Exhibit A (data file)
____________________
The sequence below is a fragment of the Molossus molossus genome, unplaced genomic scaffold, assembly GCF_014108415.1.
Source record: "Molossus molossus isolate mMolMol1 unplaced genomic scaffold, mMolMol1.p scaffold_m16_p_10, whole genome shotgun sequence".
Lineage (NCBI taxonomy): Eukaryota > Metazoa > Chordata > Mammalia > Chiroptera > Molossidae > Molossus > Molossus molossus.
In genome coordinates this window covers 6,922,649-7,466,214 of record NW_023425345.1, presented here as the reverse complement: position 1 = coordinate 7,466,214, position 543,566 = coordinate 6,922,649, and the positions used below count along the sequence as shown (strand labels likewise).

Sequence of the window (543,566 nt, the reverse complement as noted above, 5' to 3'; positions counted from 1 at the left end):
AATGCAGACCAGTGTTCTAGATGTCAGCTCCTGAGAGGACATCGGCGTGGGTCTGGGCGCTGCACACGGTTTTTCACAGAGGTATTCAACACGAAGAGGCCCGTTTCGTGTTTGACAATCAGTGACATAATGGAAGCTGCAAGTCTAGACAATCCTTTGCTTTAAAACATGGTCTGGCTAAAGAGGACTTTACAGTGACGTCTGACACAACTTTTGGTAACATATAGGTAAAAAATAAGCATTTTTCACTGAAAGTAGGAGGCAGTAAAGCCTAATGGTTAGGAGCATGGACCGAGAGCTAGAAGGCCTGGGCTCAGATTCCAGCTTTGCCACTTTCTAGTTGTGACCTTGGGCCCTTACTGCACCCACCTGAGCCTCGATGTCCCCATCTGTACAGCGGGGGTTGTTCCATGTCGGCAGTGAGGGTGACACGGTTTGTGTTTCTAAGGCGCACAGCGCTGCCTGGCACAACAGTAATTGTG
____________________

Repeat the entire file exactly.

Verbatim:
The sequence below is a fragment of the Molossus molossus genome, unplaced genomic scaffold, assembly GCF_014108415.1.
Source record: "Molossus molossus isolate mMolMol1 unplaced genomic scaffold, mMolMol1.p scaffold_m16_p_10, whole genome shotgun sequence".
Lineage (NCBI taxonomy): Eukaryota > Metazoa > Chordata > Mammalia > Chiroptera > Molossidae > Molossus > Molossus molossus.
In genome coordinates this window covers 6,922,649-7,466,214 of record NW_023425345.1, presented here as the reverse complement: position 1 = coordinate 7,466,214, position 543,566 = coordinate 6,922,649, and the positions used below count along the sequence as shown (strand labels likewise).

Sequence of the window (543,566 nt, the reverse complement as noted above, 5' to 3'; positions counted from 1 at the left end):
AATGCAGACCAGTGTTCTAGATGTCAGCTCCTGAGAGGACATCGGCGTGGGTCTGGGCGCTGCACACGGTTTTTCACAGAGGTATTCAACACGAAGAGGCCCGTTTCGTGTTTGACAATCAGTGACATAATGGAAGCTGCAAGTCTAGACAATCCTTTGCTTTAAAACATGGTCTGGCTAAAGAGGACTTTACAGTGACGTCTGACACAACTTTTGGTAACATATAGGTAAAAAATAAGCATTTTTCACTGAAAGTAGGAGGCAGTAAAGCCTAATGGTTAGGAGCATGGACCGAGAGCTAGAAGGCCTGGGCTCAGATTCCAGCTTTGCCACTTTCTAGTTGTGACCTTGGGCCCTTACTGCACCCACCTGAGCCTCGATGTCCCCATCTGTACAGCGGGGGTTGTTCCATGTCGGCAGTGAGGGTGACACGGTTTGTGTTTCTAAGGCGCACAGCGCTGCCTGGCACAACAGTAATTGTG